What is your outlook for the equity market in the year ahead?
After the recent sharp upmove, the market is now trading close to long-term average valuation levels. Volatility has been caused by patchy macroeconomic situation and global issues. From here on, the re-rating of equities is expected to be gradual, in line with the expected gradual improvement in domestic economic outlook. Otherwise, the market is expected to move in line with expected earnings growth over FY14 and FY15, which is around double digits in CAGR terms.
What is your earnings outlook for the coming quarters?
There was another round of downgrade in consensus earnings for FY14 after the first quarter results. We believe that we are close to the bottom of the earnings downgrade cycle. Although the earnings growth expectations for FY14 are modest at about 6% year-on-year, we expect that to improve moderately to double digits in FY15.
What are the key triggers for the market going forward?
Clearly, all eyes were on the US Fed policy. Contrary to expectations, the US Fed has decided to defer the plan on tapering of QE (quantitative easing) in its latest policy meeting. While the market is likely to exhibit short-term positivity, the focus will now probably shift towards the debt-ceiling issue in the US and uncertainty about eventual tapering, provided the data is supportive. While there is all-round relief that there is no tapering, the risk of future tapering remains. The pace and timing of QE tapering is likely to be critical for emerging market equities in general and more so for Indian equities due to the patchy macroeconomic environment and high dependence on foreign inflows owing to the large current account deficit. It is expected that the domestic monetary policy slated for this week will take the Fed policy into consideration. The rupee has witnessed appreciation with the US Dollar weakening due to the deferment of tapering. This provides some breathing space for domestic policymakers to address the key macroeconomic challenges such as currency movement and twin deficits.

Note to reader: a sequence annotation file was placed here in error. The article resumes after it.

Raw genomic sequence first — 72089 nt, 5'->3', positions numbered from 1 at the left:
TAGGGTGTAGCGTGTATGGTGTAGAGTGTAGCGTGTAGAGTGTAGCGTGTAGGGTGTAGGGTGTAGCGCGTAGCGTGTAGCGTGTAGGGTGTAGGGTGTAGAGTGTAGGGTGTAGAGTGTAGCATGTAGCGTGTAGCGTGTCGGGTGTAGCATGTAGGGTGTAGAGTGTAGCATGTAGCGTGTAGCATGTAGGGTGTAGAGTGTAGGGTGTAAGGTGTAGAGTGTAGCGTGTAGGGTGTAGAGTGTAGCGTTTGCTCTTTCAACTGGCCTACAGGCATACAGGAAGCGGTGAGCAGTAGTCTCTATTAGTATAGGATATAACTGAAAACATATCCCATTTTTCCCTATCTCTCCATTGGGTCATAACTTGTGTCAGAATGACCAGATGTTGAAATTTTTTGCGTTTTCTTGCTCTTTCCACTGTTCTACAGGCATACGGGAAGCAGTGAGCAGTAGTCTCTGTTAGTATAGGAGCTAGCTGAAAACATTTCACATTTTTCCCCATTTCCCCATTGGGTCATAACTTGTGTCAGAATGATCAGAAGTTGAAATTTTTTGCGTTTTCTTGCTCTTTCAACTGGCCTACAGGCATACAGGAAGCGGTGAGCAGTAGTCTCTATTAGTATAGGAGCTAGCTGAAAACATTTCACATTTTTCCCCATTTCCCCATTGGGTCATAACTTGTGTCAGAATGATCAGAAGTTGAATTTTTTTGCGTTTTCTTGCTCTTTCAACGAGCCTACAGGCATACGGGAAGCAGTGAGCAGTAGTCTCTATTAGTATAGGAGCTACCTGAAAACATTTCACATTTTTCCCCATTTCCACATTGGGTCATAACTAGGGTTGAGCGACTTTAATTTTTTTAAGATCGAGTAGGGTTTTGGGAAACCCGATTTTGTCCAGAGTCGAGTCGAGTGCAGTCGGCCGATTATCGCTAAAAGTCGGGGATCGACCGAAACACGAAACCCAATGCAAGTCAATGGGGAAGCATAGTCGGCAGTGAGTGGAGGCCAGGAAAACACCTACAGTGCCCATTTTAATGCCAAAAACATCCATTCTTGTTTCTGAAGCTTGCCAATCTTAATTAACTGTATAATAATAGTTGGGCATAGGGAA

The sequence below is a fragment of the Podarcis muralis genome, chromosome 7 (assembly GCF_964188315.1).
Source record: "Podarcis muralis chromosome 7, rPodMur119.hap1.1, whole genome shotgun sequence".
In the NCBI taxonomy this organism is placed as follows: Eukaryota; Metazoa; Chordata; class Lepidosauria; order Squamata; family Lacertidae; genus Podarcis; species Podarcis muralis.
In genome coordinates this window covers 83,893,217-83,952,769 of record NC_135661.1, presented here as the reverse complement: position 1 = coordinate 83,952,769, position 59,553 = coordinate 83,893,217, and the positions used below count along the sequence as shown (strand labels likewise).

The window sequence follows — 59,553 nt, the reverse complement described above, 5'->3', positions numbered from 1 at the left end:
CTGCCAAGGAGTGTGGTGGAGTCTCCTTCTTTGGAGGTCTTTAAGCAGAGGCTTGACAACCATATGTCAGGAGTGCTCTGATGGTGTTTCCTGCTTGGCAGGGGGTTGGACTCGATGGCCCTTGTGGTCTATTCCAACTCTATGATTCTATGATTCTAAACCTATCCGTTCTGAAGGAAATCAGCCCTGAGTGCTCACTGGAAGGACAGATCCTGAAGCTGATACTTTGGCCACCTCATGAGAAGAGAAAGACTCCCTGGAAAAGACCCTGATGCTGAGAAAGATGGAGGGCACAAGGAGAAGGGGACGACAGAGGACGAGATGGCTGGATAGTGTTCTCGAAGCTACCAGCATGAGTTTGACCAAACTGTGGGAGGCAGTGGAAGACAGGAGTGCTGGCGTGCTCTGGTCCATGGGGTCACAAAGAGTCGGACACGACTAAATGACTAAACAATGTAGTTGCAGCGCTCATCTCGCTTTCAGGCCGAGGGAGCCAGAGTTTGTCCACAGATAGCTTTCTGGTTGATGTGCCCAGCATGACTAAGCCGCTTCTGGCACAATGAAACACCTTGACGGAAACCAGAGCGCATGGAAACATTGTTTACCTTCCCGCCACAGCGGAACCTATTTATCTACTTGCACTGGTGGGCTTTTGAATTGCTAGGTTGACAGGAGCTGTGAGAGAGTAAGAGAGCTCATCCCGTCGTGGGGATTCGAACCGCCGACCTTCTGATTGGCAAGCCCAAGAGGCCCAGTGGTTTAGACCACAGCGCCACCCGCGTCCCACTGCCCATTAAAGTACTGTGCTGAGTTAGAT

What is your outlook for FII investment in India?
The eventual tapering of QE stimulus by US Fed may moderate flows into emerging markets. However, in the short term, this risk is not there due to the Fedís decision to keep the tapering on hold as of now. From a medium-term perspective, we believe that India continues to be one of the attractive markets for investment given where the valuations are, and expectations of gradual economic recovery going forward. Despite the slowdown in growth, India continues to have a relatively higher growth rate from a global perspective.
Which sectors are you betting on?
We are currently overweight on sectors such as IT, telecom and auto. The IT industry is witnessing renewed business momentum along with added boost in terms of year-on-year currency depreciation. After years of consolidation, the telecom sector seems to be on better profitability and growth path going forward. The least favoured sectors are capital goods, power, engineering and metals. As we believe that the revival in domestic capex or investment cycle is still some time away, we are maintaining an underweight stance on all related sectors.
What would be your advice to investors at this point in time?
Most investors have either moved out of or have avoided equities in the recent past due to the underperformance of equities vis-ŗ-vis other asset classes such as fixed income, gold and real estate, resulting in a skewed asset allocation. Currently, equity valuations are well below long-term averages. Also, the economic and corporate fundamentals are expected to improve gradually going forward. Therefore, this may not be the time to be underweight on equity. Over the next 3-5 years, equities will definitely outperform most other asset classes. The current range-bound market actually provides a great platform to make staggered and disciplined equity investments to cash in on economic recovery as and when it occurs.